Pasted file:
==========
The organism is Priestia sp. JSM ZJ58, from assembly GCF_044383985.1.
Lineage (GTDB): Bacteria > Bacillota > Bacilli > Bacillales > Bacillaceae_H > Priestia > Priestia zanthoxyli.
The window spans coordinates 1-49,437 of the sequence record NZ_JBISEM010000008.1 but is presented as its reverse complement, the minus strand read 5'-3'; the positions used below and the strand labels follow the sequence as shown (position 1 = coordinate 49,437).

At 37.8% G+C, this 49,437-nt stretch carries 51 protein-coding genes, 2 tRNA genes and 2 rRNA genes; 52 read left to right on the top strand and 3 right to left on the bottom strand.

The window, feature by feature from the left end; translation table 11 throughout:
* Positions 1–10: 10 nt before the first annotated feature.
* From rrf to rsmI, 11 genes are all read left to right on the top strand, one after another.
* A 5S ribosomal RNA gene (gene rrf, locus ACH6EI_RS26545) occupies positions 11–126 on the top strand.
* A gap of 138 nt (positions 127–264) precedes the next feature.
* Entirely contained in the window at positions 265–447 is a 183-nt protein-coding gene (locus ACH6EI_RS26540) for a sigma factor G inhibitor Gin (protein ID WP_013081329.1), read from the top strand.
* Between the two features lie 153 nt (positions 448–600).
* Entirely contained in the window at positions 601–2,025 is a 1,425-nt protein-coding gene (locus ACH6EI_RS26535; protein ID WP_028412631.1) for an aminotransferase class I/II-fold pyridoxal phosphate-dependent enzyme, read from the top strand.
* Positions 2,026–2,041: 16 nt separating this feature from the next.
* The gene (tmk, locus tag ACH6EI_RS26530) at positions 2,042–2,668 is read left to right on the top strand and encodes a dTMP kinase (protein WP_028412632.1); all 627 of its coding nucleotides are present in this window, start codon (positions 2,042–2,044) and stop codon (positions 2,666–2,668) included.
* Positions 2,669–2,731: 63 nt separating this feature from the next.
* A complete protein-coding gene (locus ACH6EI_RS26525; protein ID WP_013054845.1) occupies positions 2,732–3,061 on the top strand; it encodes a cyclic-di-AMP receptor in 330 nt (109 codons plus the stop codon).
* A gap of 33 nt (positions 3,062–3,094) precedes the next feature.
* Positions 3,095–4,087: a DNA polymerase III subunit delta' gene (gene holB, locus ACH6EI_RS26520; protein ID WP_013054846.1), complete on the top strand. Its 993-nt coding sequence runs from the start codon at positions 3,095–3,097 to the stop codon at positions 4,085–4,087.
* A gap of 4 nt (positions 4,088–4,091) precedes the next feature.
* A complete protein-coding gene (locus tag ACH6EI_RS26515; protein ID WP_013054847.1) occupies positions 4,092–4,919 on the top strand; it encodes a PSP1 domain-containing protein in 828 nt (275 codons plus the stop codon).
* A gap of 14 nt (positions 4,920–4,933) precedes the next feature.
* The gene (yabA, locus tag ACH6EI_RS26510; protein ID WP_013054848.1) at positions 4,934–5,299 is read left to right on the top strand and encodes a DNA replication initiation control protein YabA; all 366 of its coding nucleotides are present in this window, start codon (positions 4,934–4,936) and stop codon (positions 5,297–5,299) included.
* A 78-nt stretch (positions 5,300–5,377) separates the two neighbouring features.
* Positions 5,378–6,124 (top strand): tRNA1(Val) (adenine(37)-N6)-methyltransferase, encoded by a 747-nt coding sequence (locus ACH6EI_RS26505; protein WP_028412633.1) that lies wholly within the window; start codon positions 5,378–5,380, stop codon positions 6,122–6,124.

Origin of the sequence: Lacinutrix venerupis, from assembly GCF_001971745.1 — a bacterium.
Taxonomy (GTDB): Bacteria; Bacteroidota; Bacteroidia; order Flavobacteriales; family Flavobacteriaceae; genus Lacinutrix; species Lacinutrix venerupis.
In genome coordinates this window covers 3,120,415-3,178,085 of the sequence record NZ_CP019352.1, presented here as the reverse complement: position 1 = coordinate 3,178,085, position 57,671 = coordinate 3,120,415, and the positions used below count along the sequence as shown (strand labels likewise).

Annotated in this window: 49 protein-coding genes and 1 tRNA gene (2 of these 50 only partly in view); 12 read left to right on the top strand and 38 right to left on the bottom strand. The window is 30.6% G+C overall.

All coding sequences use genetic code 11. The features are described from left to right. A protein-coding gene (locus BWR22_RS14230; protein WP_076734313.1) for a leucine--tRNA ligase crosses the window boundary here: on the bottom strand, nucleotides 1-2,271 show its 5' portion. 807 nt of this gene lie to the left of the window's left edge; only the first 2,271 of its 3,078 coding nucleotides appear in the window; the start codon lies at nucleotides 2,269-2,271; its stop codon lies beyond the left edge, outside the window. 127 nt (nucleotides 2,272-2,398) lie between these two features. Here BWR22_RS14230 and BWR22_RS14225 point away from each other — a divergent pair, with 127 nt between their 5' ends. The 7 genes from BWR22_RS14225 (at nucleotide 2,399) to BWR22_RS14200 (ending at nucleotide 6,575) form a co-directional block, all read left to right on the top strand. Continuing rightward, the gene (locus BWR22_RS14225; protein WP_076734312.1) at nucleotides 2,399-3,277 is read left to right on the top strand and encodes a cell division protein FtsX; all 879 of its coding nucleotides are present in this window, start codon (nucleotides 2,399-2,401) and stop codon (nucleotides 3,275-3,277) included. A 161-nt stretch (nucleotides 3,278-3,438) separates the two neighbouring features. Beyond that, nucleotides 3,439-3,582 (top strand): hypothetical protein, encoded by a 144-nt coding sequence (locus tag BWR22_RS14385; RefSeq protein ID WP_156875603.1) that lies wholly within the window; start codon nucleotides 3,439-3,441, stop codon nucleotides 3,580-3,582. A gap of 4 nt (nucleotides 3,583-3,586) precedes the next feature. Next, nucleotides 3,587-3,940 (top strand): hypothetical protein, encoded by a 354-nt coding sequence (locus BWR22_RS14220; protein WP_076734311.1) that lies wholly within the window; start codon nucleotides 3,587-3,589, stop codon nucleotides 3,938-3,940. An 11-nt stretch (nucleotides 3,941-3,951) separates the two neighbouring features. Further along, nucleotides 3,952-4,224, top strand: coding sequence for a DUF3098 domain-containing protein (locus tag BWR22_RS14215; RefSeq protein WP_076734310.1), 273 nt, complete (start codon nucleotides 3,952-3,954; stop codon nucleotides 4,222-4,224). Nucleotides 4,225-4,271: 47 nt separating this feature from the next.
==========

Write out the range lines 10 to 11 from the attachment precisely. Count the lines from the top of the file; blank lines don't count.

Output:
* Entirely contained in the window at positions 265–447 is a 183-nt protein-coding gene (locus ACH6EI_RS26540) for a sigma factor G inhibitor Gin (protein ID WP_013081329.1), read from the top strand.
* Between the two features lie 153 nt (positions 448–600).